Relieved that he was exonerated for killing Trayvon Martin, but disgusted that he was charged with murder in the first place, George Zimmerman said he is considering law school in order to help people wrongly accused of crimes like himself.
Zimmerman, 29, was found not guilty in a case that sparked a national debate on race, “Stand Your Ground” and gun laws.
After leaving the Seminole County courthouse in Sanford, Fla., Zimmerman reportedly had dinner with defense witness John Donnelly and his wife, Leanne Benjamin.
They got to know Zimmerman in 2004 when he and a black friend opened up an insurance office in a Florida building where Benjamin worked. They grew close and the couple spent time with him during the trial.
Over dinner with Zimmerman recently, Benjamin said he told them he would like to go to law school.
“I’d like to help other people like me,” she was quoted by Reuters as to what Zimmerman told her.
Zimmerman, an insurance investigator, attended community college and was a credit shy of an associate degree in criminal justice but was kicked out of school because he posed a danger to the campus, according to family sources.
“Everybody said he was a cop-wannabe but he’s interested in law,” Benjamin said. “He sees it as a potential path forward to help other people like himself.”
Zimmerman’s defense attorney Mark O’Mara agreed.
“He wanted to be a cop for awhile, but he’s talked about going to law school,” O’Mara said.
“He has a real interest in the law and … prosecuting appropriately — not like what he got — is something he’s very interested in. I will not be surprised if he ends up in criminal law,” O’Mara said. “His dad was a judge, and he wants to be a prosecutor or a lawyer.”
Experience shows that rebuilding one’s life after a major trial may prove difficult, even for those acquitted of headline-making crimes.
Casey Anthony, the young Orlando, Fla., mother acquitted in 2011 of killing her 3-year-old daughter Caylee, remains hidden and unemployed while her lawyers fight civil lawsuits seeking monetary damages from her.
Former NFL star O.J. Simpson was acquitted in 1995 of killing his wife and an acquaintance, but his life fell apart. He lost a $33 million wrongful death civil suit in 1997, moved to Florida where he was arrested and eventually sent to prison in 2008 for up to 33 years for robbery and kidnapping.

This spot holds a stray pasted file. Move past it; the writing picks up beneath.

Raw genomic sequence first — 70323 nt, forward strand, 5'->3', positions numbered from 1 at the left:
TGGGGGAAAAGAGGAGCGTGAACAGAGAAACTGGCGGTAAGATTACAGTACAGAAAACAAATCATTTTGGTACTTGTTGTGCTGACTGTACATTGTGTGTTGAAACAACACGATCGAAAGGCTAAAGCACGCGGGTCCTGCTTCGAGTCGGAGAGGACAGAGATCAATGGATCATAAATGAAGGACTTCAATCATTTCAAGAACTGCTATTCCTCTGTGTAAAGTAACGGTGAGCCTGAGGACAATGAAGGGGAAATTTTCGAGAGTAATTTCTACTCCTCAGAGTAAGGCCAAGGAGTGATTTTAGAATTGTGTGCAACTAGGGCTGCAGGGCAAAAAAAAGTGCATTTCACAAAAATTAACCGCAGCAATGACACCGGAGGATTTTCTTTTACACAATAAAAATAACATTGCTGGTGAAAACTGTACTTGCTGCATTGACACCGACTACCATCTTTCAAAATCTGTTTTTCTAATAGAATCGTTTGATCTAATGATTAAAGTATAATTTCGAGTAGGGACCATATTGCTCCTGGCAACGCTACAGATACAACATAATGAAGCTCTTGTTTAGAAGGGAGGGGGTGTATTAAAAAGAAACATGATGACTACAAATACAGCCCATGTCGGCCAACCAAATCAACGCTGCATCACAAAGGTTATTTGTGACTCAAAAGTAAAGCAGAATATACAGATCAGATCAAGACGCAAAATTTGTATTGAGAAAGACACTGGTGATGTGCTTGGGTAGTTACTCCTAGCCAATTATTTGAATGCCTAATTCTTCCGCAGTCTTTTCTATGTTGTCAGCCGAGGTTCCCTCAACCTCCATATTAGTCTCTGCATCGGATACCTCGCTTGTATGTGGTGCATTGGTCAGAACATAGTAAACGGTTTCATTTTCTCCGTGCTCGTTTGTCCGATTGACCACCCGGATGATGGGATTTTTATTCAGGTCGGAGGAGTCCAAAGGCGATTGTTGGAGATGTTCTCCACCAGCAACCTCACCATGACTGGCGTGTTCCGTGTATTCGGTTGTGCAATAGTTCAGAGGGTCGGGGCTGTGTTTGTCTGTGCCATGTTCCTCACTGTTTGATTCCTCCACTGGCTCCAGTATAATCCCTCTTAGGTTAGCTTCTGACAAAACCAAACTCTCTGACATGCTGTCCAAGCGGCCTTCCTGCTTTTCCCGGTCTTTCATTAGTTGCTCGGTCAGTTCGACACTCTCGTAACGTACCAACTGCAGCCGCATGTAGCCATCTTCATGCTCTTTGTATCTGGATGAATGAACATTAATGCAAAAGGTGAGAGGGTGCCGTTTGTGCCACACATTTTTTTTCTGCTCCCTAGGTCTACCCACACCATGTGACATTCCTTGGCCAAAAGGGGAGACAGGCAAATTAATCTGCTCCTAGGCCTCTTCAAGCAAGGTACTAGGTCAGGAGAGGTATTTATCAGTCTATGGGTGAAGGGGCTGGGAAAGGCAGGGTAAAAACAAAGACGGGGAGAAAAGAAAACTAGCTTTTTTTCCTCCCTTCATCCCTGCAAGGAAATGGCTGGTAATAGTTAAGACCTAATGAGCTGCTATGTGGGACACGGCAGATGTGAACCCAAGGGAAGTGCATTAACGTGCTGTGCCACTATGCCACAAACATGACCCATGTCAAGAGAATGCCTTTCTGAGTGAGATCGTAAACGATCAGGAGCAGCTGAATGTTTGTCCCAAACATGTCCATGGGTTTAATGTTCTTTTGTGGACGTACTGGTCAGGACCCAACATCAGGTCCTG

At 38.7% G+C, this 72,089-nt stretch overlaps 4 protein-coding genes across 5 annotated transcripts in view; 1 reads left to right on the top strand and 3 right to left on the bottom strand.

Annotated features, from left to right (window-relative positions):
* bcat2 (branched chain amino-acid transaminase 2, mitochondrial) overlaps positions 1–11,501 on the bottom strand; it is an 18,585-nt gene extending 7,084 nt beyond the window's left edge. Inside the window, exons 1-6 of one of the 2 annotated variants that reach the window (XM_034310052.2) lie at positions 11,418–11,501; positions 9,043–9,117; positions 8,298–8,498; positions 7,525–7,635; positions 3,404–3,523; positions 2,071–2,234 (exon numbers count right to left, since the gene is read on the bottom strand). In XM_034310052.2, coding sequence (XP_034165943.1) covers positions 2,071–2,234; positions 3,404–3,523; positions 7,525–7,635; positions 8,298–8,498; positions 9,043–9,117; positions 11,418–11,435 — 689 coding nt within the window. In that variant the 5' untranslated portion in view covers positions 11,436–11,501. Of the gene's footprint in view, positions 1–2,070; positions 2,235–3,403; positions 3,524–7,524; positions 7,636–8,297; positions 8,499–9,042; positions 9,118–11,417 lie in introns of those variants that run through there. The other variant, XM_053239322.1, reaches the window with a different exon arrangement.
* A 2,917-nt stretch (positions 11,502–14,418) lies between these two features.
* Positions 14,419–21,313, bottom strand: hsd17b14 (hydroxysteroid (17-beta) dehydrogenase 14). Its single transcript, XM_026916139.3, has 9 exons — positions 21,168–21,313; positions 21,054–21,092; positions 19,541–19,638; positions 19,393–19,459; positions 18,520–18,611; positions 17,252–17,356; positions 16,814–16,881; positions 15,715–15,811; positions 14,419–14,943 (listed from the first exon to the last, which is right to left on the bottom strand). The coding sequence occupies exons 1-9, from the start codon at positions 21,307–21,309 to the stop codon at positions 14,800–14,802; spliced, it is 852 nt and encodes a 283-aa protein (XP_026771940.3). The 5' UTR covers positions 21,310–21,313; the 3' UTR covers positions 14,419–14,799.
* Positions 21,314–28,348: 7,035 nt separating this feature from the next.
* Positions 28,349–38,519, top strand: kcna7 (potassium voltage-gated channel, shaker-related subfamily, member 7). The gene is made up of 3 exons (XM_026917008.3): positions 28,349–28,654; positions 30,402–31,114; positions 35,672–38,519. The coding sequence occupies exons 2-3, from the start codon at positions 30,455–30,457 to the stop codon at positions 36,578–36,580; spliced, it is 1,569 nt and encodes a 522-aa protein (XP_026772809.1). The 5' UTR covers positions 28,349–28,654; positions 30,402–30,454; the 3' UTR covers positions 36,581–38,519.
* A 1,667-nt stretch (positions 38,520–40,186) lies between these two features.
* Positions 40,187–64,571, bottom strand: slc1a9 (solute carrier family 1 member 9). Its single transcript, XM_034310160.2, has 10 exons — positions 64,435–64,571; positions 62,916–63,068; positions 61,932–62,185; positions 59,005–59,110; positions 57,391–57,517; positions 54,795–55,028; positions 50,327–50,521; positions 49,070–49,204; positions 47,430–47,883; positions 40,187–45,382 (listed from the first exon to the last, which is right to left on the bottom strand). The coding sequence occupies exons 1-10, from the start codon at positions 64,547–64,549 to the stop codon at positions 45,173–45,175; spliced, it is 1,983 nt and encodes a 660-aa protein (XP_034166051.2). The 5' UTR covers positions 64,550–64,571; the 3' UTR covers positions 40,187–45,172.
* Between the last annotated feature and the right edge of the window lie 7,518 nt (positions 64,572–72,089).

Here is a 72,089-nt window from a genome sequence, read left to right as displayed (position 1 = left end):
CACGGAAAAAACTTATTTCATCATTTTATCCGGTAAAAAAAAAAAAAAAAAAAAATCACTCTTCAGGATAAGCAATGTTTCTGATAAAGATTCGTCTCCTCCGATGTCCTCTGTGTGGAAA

Zimmerman’s brother, Robert Zimmerman Jr., said George Zimmerman’s life would never be the same after the trial, which has forced him to go out in disguise and wear bullet proof vests because of threats to his life. But at least Zimmerman gets his gun back.
Meanwhile, Donnelly told Reuters that Zimmerman was hurt very deeply by prosecutors’ portrayals of him as a racist vigilante who targeted and pursued Martin simply because he was black.
“The person they are talking about is somebody completely different,” Donnelly quoted Zimmerman as telling him recently. “Sometimes I have to go look at a mirror. They are talking about a totally different human being. They are talking about a racist. I’m not a racist.”
He said Zimmerman was anything but.
“He’s been mentoring young black kids for years, he launched a campaign to help a homeless black man who was beaten up by a white kid, and he still just can’t believe all the things that have been said about him in the media.”
Other friends of Zimmerman who spoke exclusively to Reuters remain angry at what he has endured since the shooting.
“I knew the man was innocent the whole time,” said Jorge Rodriguez. “He called me yesterday to thank me … for believing in him. He was just so relieved.”
Rodriguez is angry with people like Al Sharpton, who he feels pressured prosecutors into charging Zimmerman with a crime he didn’t commit.
“Everybody asked for justice, and they got it,” Rodriguez said. “Everybody asked for George to be arrested, and they got it. Everybody asked for George to be tried, and they got it. Everybody asked for a fair trial, and they got it.”